What is a Visionist?

"A visionist is an artist, a creator or an individual that sees beyond what is visible to the eyes and brains of human beings. Visionists are thinkers, they are the recognisable brains in soociety, but most times they are seen as absurd, "nerds" and misfits – they just don't fit into the societies. They are people with great dreams and minds."

The English Wikipedia

Tuesday, February 16, 2010

Tribute to Uncle Arnold

Just before New Years, I was unexpectedly informed of the death of my mother's youngest brother and only living sibling, Arnold (Morris) Groveman. Uncle Arnold played a very special role in my life. He was a friend, a surrogate father (mine died when I was just 14) and a hero to me. Arnold's place as my favorite uncle belied the fact that he may have been among the least personally successful uncles, yet he had personal qualities and we shared a life story that made him especially dear to me. The photo above has been in my family all my life, on the walls of both my Mom and her late sister Lil's homes as well as my own. It is a historic photo of Uncle Arnold, face up, during the World War II landings in Salerno, Italy. This photo (which will blow up into full size if you click on it) can be found at: http://education.eastmanhouse.org/discover/kits/imageNotes.php?id=10
, with the caption:

"51. Unidentified U.S. Coast Guard photographer
September, 1943
U.S. Coast Guardsmen and Navy beach battalion men are shown hugging the shaking beach at Paestum, just north of Salerno, as a Nazi bomber unloads on them. In the background of the photograph — one of the most outstanding of the war — debris from a bomb hit can be seen in the air. Coast Guardsmen said this was much worse than the Sicilian and North African invasions, in which the Coast Guard also participated."

I remember being in a library looking through WWII photo books and finding this photo in one of them. and saw it flashed briefly in a PBS special series on WWII, but only now found a copy of it online.

The War was both Arnold's glory and his wound. He suffered some kind of shell shock in Italy and was hospitalized. I never noticed any direct effects, but he did manage to get a disability ruling later in life which helped him quite a bit financially and in terms of his medical treatment at VA hospitals. What I remember most, however, besides the photo above were others of Arnold in uniform--good looking, in a leather and fleece Army jacket--and with the German Shepard he brought back to the States from Europe, a dog which sired Beauty, the dog with which I grew up in my early childhood that belonged to his brother, my Uncle Phil, and his family, with whom we lived in the same house in New York and with whom we spent a lot of time once they moved to California to live near us in the San Fernando Valley. A classic story in our family is how Phil's daughter, Nickie, my older cousin, "married" me and Beauty in an backyard ceremony in the Bronx in New York.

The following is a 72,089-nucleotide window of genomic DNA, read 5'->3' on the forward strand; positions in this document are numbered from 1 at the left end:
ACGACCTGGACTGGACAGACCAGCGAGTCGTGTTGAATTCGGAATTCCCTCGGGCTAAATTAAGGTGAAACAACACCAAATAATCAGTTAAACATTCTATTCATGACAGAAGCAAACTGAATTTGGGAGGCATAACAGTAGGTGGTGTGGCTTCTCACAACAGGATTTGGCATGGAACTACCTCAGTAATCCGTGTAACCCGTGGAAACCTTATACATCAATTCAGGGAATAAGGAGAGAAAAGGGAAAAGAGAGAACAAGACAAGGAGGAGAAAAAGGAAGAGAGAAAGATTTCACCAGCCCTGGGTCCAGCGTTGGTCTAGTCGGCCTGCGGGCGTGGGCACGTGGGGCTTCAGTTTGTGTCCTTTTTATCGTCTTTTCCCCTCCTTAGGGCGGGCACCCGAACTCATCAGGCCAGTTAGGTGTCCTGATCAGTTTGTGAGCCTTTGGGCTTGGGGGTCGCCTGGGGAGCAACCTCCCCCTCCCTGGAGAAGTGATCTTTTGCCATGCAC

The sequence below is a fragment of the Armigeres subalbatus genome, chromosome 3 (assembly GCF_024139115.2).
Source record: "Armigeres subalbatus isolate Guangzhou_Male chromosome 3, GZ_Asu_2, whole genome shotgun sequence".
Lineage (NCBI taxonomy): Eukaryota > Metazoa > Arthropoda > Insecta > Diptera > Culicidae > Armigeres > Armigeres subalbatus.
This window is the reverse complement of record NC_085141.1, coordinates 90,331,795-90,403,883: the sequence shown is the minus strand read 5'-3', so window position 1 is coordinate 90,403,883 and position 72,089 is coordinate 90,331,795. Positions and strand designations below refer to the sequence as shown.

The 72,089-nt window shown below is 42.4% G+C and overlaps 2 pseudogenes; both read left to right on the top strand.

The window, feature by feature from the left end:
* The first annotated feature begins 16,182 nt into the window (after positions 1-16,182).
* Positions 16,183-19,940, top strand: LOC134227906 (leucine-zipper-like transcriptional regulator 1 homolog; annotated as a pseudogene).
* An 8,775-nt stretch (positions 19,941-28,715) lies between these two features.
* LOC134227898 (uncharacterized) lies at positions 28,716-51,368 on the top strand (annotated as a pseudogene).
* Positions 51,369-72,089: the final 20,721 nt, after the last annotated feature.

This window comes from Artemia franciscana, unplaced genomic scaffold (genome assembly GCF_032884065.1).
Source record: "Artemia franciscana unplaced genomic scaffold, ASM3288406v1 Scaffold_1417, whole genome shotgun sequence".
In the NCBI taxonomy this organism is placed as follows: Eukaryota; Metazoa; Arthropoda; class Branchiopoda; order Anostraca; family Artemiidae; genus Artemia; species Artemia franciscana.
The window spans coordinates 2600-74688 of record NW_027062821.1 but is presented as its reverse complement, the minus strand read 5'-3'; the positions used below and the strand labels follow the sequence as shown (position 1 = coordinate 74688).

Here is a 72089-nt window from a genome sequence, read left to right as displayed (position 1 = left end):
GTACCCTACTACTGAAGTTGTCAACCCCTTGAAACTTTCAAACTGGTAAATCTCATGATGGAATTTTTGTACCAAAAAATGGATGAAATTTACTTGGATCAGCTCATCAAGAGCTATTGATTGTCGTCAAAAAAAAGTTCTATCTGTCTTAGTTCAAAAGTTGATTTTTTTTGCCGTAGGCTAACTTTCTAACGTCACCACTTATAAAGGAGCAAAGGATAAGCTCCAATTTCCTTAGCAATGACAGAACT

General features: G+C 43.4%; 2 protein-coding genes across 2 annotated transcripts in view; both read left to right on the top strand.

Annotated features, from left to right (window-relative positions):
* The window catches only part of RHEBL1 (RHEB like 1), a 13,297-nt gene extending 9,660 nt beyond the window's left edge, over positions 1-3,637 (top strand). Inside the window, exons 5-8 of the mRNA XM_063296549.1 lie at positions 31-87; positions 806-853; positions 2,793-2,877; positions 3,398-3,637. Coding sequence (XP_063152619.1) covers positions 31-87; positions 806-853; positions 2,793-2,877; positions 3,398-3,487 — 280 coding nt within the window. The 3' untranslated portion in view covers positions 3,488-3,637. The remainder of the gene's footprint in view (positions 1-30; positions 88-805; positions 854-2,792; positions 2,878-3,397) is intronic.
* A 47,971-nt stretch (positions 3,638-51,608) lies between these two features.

Like all of my Mom's siblings, Arnold survived not only the War, but a childhood of relative poverty as children of Eastern European immigrants and a mother left widowed when their father died in his early 30s of tuberculosis, and the Great Depression. As young children, they lived in bad housing and their mother traded in rags and remnants. They often lived off of the largess of better off relatives. My Mom remembers enjoying the chance to visit an aunt's appetizing store so she could dip her finger in the pickle barrel and lick it. Access to food was always a theme in my own childhood, not unlike many Jewish families. My Mom would walk instead of taking the bus places so she would have a few pennies to go to the movies. She also sold paper bags she bought for 2 cents for 3 cents.She held a life-long grudge against Arnold, who would come to the movies looking for her and telling the owners their mother wanted her, in order to sneak inside, but getting her sent home.

Before going to war, Uncle Arnold was a bit of a street punk and he always dressed that way, reminding me of John Travolta in he early roles in Saturday Night Fever and Grease. He had his bunch of street pals. My Mom said he used to spend his days as a kid playing marbles in the gutter and coming home smelling of the street. His street punk look, was also part of his vanity about how he looked. He also was a bit of a flirt, to the chagrin of his wife and daughter. During the Depression, Arnold and some of his friends went into the New Deal's Civilian Conservation Corps (CCC) and he spoke nostalgically about his days clearing fire breaks in national forests and living in a camp environment. My Mom would say it and the War saved him from turning into a gang member.

After the War, Arnold did not get very good jobs. He tried his hand, with my father, as a plumber, worked distributing bathroom sanitizers to restaurants and later worked as a cutter New York's fashion district, probably his most solid job. His family lived in a fourth story, one bedroom walk up off of Bronx Park in a largely still Jewish section and later, as the Bronx changed, moved to Coop City, a huge project in the east Bronx where a lot of Jews moved during the 1970s.